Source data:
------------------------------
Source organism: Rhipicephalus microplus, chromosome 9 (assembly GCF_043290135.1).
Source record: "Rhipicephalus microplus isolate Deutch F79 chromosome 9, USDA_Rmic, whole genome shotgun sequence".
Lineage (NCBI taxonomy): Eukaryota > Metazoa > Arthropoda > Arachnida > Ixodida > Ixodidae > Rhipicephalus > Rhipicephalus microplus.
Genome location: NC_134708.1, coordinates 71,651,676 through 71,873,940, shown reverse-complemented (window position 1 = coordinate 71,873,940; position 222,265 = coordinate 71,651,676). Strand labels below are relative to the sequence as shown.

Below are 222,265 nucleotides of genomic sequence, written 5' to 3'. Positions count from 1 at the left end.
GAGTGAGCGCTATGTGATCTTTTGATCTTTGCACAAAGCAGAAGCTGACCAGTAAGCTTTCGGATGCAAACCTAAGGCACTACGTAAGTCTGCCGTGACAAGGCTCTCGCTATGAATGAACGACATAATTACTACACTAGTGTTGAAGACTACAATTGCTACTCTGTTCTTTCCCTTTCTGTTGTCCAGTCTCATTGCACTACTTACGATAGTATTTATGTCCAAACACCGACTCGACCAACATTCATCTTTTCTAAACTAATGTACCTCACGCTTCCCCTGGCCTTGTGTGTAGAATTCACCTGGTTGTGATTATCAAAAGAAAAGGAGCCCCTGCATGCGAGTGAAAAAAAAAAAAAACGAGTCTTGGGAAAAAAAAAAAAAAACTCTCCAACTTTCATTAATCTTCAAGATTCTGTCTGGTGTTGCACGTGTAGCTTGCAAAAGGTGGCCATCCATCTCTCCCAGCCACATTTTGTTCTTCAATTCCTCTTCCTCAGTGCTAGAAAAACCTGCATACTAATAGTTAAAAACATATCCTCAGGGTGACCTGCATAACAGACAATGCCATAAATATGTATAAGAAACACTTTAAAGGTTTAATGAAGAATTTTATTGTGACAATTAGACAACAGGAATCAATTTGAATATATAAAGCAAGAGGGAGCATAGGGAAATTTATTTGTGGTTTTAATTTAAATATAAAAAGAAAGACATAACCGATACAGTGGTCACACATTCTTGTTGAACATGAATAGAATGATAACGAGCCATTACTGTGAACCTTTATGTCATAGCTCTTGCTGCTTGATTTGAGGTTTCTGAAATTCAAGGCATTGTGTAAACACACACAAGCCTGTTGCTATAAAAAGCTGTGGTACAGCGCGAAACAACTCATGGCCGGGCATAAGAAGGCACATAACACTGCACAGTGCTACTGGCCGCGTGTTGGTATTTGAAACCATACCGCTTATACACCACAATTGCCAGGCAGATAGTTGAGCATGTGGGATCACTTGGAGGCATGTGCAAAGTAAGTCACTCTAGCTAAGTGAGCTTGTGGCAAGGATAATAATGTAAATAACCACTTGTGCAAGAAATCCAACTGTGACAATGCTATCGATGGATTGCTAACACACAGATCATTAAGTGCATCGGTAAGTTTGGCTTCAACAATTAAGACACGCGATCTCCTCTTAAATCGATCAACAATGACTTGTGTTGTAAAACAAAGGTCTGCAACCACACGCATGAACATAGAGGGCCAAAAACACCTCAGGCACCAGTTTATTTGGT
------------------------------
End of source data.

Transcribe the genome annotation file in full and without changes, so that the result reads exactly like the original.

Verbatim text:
Source organism: Rhipicephalus microplus, chromosome 9 (assembly GCF_043290135.1).
Source record: "Rhipicephalus microplus isolate Deutch F79 chromosome 9, USDA_Rmic, whole genome shotgun sequence".
Lineage (NCBI taxonomy): Eukaryota > Metazoa > Arthropoda > Arachnida > Ixodida > Ixodidae > Rhipicephalus > Rhipicephalus microplus.
Genome location: NC_134708.1, coordinates 71,651,676 through 71,873,940, shown reverse-complemented (window position 1 = coordinate 71,873,940; position 222,265 = coordinate 71,651,676). Strand labels below are relative to the sequence as shown.

Below are 222,265 nucleotides of genomic sequence, written 5' to 3'. Positions count from 1 at the left end.
GAGTGAGCGCTATGTGATCTTTTGATCTTTGCACAAAGCAGAAGCTGACCAGTAAGCTTTCGGATGCAAACCTAAGGCACTACGTAAGTCTGCCGTGACAAGGCTCTCGCTATGAATGAACGACATAATTACTACACTAGTGTTGAAGACTACAATTGCTACTCTGTTCTTTCCCTTTCTGTTGTCCAGTCTCATTGCACTACTTACGATAGTATTTATGTCCAAACACCGACTCGACCAACATTCATCTTTTCTAAACTAATGTACCTCACGCTTCCCCTGGCCTTGTGTGTAGAATTCACCTGGTTGTGATTATCAAAAGAAAAGGAGCCCCTGCATGCGAGTGAAAAAAAAAAAAAACGAGTCTTGGGAAAAAAAAAAAAAAACTCTCCAACTTTCATTAATCTTCAAGATTCTGTCTGGTGTTGCACGTGTAGCTTGCAAAAGGTGGCCATCCATCTCTCCCAGCCACATTTTGTTCTTCAATTCCTCTTCCTCAGTGCTAGAAAAACCTGCATACTAATAGTTAAAAACATATCCTCAGGGTGACCTGCATAACAGACAATGCCATAAATATGTATAAGAAACACTTTAAAGGTTTAATGAAGAATTTTATTGTGACAATTAGACAACAGGAATCAATTTGAATATATAAAGCAAGAGGGAGCATAGGGAAATTTATTTGTGGTTTTAATTTAAATATAAAAAGAAAGACATAACCGATACAGTGGTCACACATTCTTGTTGAACATGAATAGAATGATAACGAGCCATTACTGTGAACCTTTATGTCATAGCTCTTGCTGCTTGATTTGAGGTTTCTGAAATTCAAGGCATTGTGTAAACACACACAAGCCTGTTGCTATAAAAAGCTGTGGTACAGCGCGAAACAACTCATGGCCGGGCATAAGAAGGCACATAACACTGCACAGTGCTACTGGCCGCGTGTTGGTATTTGAAACCATACCGCTTATACACCACAATTGCCAGGCAGATAGTTGAGCATGTGGGATCACTTGGAGGCATGTGCAAAGTAAGTCACTCTAGCTAAGTGAGCTTGTGGCAAGGATAATAATGTAAATAACCACTTGTGCAAGAAATCCAACTGTGACAATGCTATCGATGGATTGCTAACACACAGATCATTAAGTGCATCGGTAAGTTTGGCTTCAACAATTAAGACACGCGATCTCCTCTTAAATCGATCAACAATGACTTGTGTTGTAAAACAAAGGTCTGCAACCACACGCATGAACATAGAGGGCCAAAAACACCTCAGGCACCAGTTTATTTGGT